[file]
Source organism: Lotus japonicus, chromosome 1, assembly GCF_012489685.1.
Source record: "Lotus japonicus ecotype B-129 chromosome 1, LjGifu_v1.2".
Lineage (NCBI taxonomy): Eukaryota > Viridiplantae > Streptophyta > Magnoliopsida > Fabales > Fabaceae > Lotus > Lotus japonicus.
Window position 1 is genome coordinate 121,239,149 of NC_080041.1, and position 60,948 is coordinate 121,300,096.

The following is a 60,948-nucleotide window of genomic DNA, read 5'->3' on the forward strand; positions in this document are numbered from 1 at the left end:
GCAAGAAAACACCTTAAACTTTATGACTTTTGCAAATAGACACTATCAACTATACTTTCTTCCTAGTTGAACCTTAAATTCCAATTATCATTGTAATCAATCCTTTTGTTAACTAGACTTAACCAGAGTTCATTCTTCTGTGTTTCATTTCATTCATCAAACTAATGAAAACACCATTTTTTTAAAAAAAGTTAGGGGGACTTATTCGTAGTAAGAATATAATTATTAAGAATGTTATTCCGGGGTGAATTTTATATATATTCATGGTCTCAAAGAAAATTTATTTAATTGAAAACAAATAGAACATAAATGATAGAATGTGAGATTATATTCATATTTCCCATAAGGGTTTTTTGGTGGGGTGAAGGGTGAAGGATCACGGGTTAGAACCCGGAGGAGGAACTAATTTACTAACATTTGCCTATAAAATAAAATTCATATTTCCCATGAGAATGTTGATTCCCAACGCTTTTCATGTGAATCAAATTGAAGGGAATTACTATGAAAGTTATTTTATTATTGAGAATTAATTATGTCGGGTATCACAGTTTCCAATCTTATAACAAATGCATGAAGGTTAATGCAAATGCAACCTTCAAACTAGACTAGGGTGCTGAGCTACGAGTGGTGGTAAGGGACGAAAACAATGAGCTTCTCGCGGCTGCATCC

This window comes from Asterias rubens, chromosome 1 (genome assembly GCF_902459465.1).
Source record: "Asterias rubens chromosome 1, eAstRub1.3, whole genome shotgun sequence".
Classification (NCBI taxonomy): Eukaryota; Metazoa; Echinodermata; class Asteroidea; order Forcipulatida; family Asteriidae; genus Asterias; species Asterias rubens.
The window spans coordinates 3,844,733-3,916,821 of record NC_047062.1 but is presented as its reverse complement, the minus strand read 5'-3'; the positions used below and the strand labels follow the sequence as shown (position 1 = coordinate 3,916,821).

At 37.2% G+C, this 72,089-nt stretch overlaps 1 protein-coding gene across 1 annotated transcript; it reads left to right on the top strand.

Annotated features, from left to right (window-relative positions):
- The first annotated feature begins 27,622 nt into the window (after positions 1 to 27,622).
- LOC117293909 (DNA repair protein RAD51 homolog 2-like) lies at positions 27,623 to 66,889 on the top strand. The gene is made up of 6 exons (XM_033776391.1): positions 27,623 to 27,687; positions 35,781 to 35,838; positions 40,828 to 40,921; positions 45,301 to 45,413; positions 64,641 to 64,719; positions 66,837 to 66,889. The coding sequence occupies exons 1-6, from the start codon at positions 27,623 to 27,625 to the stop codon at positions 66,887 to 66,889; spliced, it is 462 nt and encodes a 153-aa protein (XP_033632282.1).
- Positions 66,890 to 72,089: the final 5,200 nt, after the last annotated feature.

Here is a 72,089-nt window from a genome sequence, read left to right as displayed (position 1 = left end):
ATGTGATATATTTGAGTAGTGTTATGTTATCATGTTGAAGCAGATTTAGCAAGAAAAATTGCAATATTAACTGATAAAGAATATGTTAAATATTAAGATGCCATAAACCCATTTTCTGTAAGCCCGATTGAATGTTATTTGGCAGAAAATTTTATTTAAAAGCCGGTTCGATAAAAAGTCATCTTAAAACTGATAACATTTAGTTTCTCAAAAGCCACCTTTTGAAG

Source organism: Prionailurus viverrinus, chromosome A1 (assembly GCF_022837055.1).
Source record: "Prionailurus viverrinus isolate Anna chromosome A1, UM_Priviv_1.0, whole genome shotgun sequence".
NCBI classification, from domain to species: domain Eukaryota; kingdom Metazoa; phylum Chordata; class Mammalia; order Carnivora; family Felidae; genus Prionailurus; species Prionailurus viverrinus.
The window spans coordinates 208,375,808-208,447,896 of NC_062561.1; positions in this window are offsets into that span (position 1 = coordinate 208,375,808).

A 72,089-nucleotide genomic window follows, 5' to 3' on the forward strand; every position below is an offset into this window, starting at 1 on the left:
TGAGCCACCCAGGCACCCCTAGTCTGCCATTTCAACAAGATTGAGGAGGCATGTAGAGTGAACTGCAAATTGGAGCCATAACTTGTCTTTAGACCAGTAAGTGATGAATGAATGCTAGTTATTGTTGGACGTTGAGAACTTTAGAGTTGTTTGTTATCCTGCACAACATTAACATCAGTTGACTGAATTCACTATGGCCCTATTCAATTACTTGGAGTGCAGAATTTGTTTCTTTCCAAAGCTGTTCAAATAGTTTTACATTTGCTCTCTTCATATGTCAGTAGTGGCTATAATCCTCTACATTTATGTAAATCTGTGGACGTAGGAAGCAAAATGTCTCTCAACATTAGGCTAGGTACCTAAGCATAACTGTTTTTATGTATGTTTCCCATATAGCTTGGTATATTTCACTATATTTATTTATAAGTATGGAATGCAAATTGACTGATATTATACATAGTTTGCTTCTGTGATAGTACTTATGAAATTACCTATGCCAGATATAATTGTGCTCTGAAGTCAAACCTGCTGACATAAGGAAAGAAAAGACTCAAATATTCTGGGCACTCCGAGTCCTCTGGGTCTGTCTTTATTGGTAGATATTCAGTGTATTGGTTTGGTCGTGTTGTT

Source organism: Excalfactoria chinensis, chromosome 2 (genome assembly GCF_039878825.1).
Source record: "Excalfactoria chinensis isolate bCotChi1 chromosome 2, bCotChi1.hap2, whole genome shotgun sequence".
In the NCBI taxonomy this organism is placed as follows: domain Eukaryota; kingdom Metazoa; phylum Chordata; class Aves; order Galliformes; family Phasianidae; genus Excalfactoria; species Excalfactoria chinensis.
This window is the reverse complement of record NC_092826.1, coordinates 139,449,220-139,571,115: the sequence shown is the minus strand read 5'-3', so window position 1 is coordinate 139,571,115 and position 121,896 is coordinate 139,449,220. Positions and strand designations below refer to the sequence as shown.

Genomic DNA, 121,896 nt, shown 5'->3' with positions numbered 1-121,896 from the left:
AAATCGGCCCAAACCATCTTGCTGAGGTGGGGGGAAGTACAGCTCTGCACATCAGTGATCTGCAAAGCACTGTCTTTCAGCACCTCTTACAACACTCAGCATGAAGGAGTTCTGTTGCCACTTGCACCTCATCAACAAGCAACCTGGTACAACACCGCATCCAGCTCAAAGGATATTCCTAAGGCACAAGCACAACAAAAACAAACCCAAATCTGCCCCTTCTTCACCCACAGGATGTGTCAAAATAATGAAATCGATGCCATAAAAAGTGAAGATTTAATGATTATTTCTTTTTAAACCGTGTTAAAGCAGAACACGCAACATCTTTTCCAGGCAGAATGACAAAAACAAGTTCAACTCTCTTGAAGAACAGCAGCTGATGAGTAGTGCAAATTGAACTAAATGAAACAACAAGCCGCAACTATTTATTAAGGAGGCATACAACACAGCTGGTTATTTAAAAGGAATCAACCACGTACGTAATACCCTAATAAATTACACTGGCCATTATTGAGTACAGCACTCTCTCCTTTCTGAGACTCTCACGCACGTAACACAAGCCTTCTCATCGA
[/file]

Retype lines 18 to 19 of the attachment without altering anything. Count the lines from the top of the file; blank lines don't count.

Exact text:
Source organism: Prionailurus viverrinus, chromosome A1 (assembly GCF_022837055.1).
Source record: "Prionailurus viverrinus isolate Anna chromosome A1, UM_Priviv_1.0, whole genome shotgun sequence".